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Are we collectively experiencing a broken heart?When it comes to cardiovascular health, the answer may be yes. Today’s lifestyles increasingly challenge our ability to achieve heart health. These challenges impact both men and women of most racial and ethnic groups in the United States. This means it’s more important than ever to be intentional in our efforts to protect our hearts.1We can certainly take proactive steps to protect our heart health daily. These steps not only help your cardiovascular system but improve your overall wellbeing and quality of life.

Key Factors to Supporting Heart Health

Inflammatory pain
Maintaining a healthy inflammatory response in the body is essential for our overall health, including our cardiovascular systems. Inflammation could be caused by several factors, such as poor diet, lack of adequate sleep, stress, food allergies, toxin exposure, infections, and more. Whatever the cause, a healthy inflammatory response in the body is important to maintaining a healthy heart. Let’s take a look at ways to help support a healthy inflammatory response in the body.

Eat a heart-healthy diet

The food that you eat affects EVERYTHING related to your health. We know that 92% of Americans (basically ALL) have at least one nutrient deficiency. The flip side of that is an overabundant intake of industrial seed oils, sugar, and ultra-processed foods.

Foods that support your heart health are those that are rich in nutrients and do not contribute to inflammation. A few examples include berries, which are full of anti-inflammatory properties that help support cellular health.2 Grass-fed meat, pasture raised poultry and eggs, wild caught fish. Meat, fish and poultry that are sourced from farms with regenerative farming practices are more nutrient dense. Studies show that factory farmed meats contain higher levels of pro-inflammatory omega-6

fatty acids.3 Vegetables, all varieties and particularly leafy greens, contribute to heart health. Garlic, when it is chopped or crushed, creates a compound called allicin, which has been shown to support cardiovascular health. 4If you are a frequent reader, and/or a patient of mine, you know that I am a staunch supporter of a whole foods diet- eating foods that do not have a label. And a whole foods Mediterranean diet provides a good guideline to follow for optimum heart health. Numerous studies have demonstrated that Mediterranean-style diets rich in vegetables, fruits, seafood, and healthy fats like olive oil and nuts can protect cardiovascular health.5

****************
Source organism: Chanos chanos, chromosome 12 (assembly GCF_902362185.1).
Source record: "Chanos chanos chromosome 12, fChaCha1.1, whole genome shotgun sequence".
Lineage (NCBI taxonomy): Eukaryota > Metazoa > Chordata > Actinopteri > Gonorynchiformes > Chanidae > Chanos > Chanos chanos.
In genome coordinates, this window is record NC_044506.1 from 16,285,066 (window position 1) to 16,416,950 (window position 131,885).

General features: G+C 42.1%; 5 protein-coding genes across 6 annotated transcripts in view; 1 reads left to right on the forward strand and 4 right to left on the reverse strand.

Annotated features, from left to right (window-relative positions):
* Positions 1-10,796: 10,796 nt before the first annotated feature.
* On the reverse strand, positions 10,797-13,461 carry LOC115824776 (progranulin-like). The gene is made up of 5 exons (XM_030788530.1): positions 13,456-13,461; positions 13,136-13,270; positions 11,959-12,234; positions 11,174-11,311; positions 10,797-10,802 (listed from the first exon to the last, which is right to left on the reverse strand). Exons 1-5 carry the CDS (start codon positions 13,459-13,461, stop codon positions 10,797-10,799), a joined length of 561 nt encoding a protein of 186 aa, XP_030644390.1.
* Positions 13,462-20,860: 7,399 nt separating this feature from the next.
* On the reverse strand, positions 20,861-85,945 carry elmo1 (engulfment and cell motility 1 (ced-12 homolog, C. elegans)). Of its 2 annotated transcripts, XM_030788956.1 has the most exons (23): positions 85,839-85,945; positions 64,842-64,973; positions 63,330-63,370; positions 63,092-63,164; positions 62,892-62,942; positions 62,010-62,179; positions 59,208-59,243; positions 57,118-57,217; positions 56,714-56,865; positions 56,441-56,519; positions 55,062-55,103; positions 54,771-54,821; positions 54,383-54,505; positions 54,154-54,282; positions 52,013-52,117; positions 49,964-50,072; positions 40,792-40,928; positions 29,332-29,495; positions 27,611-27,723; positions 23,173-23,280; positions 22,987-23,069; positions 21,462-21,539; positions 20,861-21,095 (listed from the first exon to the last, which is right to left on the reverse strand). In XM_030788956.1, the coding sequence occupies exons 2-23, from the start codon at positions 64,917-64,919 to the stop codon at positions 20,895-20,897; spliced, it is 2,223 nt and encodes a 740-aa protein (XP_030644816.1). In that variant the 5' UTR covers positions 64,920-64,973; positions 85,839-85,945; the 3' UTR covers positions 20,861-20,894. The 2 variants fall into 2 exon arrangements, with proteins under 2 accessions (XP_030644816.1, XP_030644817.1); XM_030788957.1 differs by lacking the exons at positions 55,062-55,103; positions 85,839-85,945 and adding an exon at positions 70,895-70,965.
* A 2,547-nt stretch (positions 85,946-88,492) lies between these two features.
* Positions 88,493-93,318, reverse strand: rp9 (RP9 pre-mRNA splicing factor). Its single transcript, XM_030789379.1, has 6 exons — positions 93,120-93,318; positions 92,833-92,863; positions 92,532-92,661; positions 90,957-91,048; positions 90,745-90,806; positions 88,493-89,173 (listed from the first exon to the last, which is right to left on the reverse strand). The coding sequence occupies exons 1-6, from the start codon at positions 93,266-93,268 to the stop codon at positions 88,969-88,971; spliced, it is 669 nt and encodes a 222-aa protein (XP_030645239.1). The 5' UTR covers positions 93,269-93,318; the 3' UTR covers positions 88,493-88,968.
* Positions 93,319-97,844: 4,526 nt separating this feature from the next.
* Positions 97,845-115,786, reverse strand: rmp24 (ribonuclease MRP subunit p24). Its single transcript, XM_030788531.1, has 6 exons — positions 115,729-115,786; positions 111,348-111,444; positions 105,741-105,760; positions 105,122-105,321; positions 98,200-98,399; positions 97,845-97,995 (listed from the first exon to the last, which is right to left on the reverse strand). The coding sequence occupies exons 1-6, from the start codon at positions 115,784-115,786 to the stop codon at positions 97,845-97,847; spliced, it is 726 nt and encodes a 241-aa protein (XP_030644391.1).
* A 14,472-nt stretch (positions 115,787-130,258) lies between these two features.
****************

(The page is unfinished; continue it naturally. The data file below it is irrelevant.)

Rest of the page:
Support Gut Health

The health of our gut and its balance of good and bad bacteria impacts our wellbeing in a number of ways. And scientists are finding that imbalances in your gut microbiome—the group of microbes in your GI tract— may also affect your heart.6Here are some ways you can support your gut health so that it doesn’t end up impacting your heart:
  • Proceed with caution with antibiotics. While needed at times, antibiotics that can also kill off healthy bacteria in our guts. Use only when necessary and as directed.7
  • Fiber is your friend. It plays a major role in digestive health and will help keep your gut microbiome happy. Plant sources are especially important, and many Americans are deficient. The greater the quantity and variety of plant foods you can eat, the more you are providing nutrition and food to your good gut bugs. Try eating more fruits, vegetables, and legumes—like the Mediterranean diet.
  • Eat Probiotics. While probiotic supplements are awesome and highly recommended, you should include fermented foods into your diet every day. Fermented foods like yogurt (see my very own yogurt recipe here), miso, fermented vegetables like sauerkraut KimChi and certain pickles (like Bubbies brand) contain healthy bacteria that your microbiome needs.

Get Moving

Resistance training
Regular physical activity helps keep your heart muscle strong and your weight under control. There are three major types of exercise that will help benefit your heart health. While it is a good idea to incorporate all three in some fashion, finding forms of exercise that you enjoy and will actually stick with is most important.
  • Aerobic exercise helps to improve circulation, which in turn lowers blood pressure and heart rate. Think running, brisk walking, cycling, dancing, or playing tennis.